Grammatically, both interpretations are permissible. The city argues, however, that two interpretative rules favor its interpretation over plaintiff's. First, the city contends that, if the participial phrase "providing a limitation on the commencement of an action" modifies the phrase "any other provision of ORS chapter 12," as plaintiff argues, then that phrase becomes a subset of the phrase "other statute providing a limitation on the commencement of an action." The city reasons that, to avoid that redundancy, we should hold that the participial phrase "providing a limitation on the commencement of an action" modifies only the phrase "other statute" and that the phrase "any other provision of ORS chapter 12" includes provisions other than statutes of limitations.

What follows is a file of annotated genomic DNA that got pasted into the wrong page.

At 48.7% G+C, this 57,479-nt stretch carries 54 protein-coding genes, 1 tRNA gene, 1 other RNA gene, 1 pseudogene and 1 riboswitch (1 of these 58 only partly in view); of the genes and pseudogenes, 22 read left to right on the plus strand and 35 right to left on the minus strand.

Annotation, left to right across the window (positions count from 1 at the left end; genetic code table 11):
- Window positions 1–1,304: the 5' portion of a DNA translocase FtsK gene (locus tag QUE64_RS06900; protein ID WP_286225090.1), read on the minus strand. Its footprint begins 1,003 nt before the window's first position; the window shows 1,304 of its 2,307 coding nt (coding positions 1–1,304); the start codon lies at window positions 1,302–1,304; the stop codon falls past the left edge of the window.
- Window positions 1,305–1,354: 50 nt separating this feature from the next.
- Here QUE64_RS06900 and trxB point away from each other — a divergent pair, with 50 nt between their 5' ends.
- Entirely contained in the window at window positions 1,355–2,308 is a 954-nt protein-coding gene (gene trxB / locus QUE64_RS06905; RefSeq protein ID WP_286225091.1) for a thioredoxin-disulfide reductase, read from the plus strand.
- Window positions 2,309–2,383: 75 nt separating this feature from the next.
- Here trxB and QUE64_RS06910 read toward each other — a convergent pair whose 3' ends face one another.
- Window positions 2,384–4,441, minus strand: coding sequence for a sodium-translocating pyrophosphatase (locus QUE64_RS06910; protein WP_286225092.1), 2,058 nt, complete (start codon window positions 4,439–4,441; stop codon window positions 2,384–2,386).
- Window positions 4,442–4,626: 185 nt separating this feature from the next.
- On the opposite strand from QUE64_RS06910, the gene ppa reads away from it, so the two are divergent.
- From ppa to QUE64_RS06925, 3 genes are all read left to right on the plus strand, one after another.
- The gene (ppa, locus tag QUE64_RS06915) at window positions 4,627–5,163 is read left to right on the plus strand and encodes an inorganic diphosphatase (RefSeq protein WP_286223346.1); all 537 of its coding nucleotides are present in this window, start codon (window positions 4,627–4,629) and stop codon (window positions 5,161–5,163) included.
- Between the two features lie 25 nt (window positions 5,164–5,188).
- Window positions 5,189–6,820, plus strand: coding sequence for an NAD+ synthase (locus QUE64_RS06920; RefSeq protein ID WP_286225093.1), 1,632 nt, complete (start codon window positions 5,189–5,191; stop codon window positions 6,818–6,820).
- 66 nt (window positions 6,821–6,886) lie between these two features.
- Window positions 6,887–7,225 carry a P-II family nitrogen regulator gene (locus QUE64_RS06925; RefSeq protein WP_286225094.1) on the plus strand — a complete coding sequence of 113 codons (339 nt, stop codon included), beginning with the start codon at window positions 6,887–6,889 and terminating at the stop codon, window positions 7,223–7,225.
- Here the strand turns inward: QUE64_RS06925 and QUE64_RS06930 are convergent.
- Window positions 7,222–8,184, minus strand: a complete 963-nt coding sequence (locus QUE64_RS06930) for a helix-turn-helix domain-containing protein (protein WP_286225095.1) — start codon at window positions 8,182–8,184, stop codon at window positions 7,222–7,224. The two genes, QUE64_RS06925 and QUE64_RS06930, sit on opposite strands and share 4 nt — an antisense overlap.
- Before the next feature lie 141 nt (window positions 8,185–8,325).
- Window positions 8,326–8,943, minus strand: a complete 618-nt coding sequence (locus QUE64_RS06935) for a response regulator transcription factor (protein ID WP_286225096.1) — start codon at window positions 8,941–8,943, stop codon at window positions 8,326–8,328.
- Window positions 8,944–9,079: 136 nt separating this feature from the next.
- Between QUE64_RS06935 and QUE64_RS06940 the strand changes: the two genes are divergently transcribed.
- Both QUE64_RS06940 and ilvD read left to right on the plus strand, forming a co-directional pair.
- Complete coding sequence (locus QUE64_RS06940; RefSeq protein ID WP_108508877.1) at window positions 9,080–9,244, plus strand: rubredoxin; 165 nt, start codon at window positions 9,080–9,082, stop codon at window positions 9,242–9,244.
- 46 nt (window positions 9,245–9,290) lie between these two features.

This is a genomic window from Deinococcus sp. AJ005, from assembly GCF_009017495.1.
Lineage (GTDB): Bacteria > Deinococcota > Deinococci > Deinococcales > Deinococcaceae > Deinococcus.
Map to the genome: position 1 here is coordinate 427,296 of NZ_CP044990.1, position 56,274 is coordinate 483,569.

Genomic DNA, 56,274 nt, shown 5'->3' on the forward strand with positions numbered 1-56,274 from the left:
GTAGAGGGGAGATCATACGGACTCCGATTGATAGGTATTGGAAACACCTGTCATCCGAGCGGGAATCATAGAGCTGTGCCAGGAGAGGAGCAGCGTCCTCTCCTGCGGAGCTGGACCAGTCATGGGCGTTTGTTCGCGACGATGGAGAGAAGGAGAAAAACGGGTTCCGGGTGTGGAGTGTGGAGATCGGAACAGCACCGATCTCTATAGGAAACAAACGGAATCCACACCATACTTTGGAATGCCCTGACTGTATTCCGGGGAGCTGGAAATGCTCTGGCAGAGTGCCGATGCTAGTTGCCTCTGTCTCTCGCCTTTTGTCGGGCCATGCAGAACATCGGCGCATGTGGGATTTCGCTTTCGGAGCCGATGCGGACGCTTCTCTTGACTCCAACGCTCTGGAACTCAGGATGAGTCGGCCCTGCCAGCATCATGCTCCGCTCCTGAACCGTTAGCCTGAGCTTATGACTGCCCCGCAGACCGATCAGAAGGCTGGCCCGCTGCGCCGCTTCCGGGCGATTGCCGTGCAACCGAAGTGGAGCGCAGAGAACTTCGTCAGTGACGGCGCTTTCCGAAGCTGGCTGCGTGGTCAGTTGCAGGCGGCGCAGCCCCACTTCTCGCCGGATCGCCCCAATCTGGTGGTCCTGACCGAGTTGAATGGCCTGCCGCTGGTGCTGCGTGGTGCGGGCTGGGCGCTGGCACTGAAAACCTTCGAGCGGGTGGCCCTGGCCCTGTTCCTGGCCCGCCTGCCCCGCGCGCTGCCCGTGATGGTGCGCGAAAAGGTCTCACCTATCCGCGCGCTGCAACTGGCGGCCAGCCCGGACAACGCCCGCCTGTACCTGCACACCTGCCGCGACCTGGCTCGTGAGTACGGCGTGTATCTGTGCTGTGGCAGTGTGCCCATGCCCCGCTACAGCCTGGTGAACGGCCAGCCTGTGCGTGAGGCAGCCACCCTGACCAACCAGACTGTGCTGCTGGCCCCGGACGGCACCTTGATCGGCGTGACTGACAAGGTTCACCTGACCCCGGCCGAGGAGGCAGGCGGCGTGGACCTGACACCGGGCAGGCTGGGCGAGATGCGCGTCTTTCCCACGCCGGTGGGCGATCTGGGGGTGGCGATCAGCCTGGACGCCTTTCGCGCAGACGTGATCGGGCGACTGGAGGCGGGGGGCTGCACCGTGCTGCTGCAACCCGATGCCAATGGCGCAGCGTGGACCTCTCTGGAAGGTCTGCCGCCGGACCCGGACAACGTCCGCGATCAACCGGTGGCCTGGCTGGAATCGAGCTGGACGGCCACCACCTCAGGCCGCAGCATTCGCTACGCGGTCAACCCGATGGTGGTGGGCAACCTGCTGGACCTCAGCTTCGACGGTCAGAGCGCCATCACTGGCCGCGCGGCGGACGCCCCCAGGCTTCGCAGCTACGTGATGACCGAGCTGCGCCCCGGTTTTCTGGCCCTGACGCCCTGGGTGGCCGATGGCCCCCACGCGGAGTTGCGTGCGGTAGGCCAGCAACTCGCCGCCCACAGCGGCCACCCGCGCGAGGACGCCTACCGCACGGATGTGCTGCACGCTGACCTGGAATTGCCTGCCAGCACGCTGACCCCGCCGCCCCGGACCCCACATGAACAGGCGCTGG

The city misperceives the effect of the plaintiff's interpretation. The notwithstanding clause, as plaintiff interprets it, applies to two related but separate classes of statutes. It applies (1) to any provision of ORS chapter 12 that provides a limitation on the commencement of an action and (2) to any "other statute providing a limitation on the commencement of an action." (Emphasis added.) The first class is not a subset of the second, as the legislature's use of the word "other" makes clear. Under plaintiff's interpretation, the first class applies to limitations provisions found in ORS chapter 12, and the second class applies to other limitations provisions found elsewhere in the Oregon Revised Statutes. To be sure, the legislature could have achieved the same result with a single phrase, but plaintiff's interpretation does not result in a redundancy.